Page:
Celebrating the return of the light, Shetland style!
Up Helly Aa is Europe’s largest fire festival held annually in the wild and remote Shetland Islands. A Guizer Jarl Squad donned in their finest Viking attire leads a 900+ torch-lit procession through the streets of the town, culminating in a dramatic burning of a replica Viking longship. The main festival is held in Lerwick on the last Tuesday of January and marks the end of the Yule season. It also celebrates the return of the light after a long, dark winter. There are also smaller rural celebrations held in villages around the island throughout January through to March.
The first Up Helly Aa took place in 1876, and there is no cancellation for poor weather.
I’ve called Shetland home now for 19 years (where has the time gone?!) and so I’ve seen my fair share of Up Helly Aa processions over the years. To be honest, I now prefer watching the procession from the warm comfort of my living room these days via the live stream on UpHellyAa.org but the event is certainly one of those things you need to see, in person, at least once in your life.
The following are a collection of top tips (in no particular order of importance) on how to survive Up Helly Aa, and to what to expect if you’ve never been before.
1. Don’t wear your best new Goretex jacket to the procession, and don’t be offended if a complete stranger starts hitting your back and shoulders.
2. Waterproof everything! Yourself, your camera equipment, your mobile phone, everything! It’s Shetland in January, the weather is temperamental. Waterproof trousers are your friend.
3. Arrive early to get a good spot. The procession begins at 7:30 sharp, and you either want a spot right next to the wall so you can see the galley burning or a spot by the roadside so you can watch the procession go by. You can’t have both. Choose wisely.
4. Arrive early to Shetland too, if you’re visiting. Again, the weather can be temperamental so flights and ferry disruptions often occur this time of year. Give yourself a few days in advance, at least, to get here.
5. Book your accommodation well in advance (many months!) as finding a place to sleep in town becomes more difficult the longer you leave it.
6. The festivities begin early on Up Helly Aa day. You can catch the Guizer Jarl Squad march at 9:45 am from the British Legion through to Market Cross and down to the Esplanade (next to the Bressay ferry terminal) where they pose for photographs.
7. Wear comfy shoes!
8. Wear layers. Lots and lots of warm, non-flammable layers. Again, that temperamental weather.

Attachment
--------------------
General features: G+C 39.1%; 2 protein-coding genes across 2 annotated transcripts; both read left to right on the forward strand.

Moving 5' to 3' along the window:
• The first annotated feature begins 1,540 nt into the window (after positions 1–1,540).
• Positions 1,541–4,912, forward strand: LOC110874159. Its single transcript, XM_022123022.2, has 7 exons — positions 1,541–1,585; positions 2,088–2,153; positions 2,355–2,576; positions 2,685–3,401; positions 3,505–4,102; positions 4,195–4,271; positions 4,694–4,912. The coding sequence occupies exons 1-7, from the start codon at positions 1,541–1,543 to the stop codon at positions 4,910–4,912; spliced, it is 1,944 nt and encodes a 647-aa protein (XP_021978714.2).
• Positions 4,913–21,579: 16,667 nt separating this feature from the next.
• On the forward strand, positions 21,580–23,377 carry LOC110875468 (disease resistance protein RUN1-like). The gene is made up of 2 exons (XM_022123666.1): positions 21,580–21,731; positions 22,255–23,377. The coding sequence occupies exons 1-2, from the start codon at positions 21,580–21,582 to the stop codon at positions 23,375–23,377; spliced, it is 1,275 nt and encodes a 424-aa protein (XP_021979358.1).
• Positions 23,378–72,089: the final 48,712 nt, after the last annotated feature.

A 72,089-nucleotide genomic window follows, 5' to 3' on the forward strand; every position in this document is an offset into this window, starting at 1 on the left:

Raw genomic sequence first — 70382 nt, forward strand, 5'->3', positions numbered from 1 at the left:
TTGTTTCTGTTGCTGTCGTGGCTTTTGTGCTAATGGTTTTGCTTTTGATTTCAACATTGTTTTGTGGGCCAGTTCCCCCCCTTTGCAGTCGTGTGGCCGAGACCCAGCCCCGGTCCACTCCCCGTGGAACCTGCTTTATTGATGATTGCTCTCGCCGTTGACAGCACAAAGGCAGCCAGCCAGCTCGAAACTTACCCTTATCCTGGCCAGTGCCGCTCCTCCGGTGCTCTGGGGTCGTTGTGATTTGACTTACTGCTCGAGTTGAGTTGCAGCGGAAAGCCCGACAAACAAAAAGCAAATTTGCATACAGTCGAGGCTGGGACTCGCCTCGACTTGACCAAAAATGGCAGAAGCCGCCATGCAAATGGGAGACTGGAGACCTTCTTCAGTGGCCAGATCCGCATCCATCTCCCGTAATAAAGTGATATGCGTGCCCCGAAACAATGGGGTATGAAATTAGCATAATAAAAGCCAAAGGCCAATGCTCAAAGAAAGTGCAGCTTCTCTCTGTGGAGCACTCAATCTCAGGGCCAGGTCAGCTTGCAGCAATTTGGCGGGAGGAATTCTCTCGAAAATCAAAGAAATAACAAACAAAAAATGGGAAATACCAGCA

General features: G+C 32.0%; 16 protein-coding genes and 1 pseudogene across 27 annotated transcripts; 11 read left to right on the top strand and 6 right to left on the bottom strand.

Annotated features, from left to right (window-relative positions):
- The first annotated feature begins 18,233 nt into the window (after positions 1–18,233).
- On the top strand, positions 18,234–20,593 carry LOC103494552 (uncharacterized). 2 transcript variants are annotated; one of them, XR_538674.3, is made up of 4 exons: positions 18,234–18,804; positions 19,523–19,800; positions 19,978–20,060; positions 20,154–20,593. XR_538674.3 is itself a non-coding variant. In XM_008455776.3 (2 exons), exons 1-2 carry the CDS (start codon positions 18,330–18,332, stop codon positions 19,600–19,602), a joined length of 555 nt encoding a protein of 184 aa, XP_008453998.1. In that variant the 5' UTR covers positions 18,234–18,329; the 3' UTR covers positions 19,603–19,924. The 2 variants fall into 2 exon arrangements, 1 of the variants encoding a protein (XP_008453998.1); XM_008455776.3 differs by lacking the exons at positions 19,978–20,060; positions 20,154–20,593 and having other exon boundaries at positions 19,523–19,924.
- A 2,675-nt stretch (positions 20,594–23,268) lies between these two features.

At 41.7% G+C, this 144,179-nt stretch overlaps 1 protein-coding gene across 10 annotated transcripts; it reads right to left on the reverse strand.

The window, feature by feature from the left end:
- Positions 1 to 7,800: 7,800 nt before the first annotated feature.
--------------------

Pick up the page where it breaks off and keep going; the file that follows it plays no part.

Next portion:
9. Try and get tickets to a hall/venue for the evening. After the procession and burning the squads visit halls throughout the town, dancing and singing their acts. Hall tickets are usually invitation only, but ask at the Tourist Office if they can source some for you (either that or make friends with someone in Shetland beforehand – it’s all about who you know!).
10. If you do get tickets to a hall, pace yourself. This isn’t like a night out where the objective is to get drunk as quickly as possible. The partying can, and will, continue until 12 the next day. Take it easy on the booze (which you usually have to bring to the hall yourself).
11. At the halls, random guys will ask you to dance so be ready to learn a new dance.
12. The Guizer Jarl Squad visits the Shetland Museum and archives around 3 pm. Be prepared to wait though, sometimes for over an hour or so, but it’s well worth the wait.
12. Make reservations for your evening meal, as there are a lot of folk in town also wanting to eat before the procession.
13. Try the local food: reestit mutton soup with a Shetland bannock is a good warmer.
14. Designate meeting places in case anyone gets lost in the crowd. All the street lights get switched off for the procession and burning, and there are a lot of folk about. It’s easy to lose your people.
15. Dim your iPhone brightness settings if you’re filming/photographing the event! No one wants that glare in the way of their view. Switch off your camera flash too.
16. If you’re in a hall, check your venue’s shoe policy before you go and take a second pair (pumps or trainers) for walking home in. It’s going to be a long night!
17. Refuel regularly at the halls – the womenfolk have worked hard to prepare food for the whole night. Eat and be merry!
18. Tuck your hair up underneath your hat during the procession if you don’t want singed hair. If it’s windy those sparks can really fly.
19. The following Wednesday is an official holiday in Shetland. The schools are shut, there’s no postal delivery. Everyone is sleeping. You should sleep too.
20. Don’t forget your souvenirs! Knitted Viking helmet hats; Up Helly Aa chocolates, felted Vikings, you name it, we’ve got it! Check out the shops on the high street for gifts.
Have you been to Shetland’s Up Helly Aa fire festival? Would you add any tips to this list? Let me know in the comments!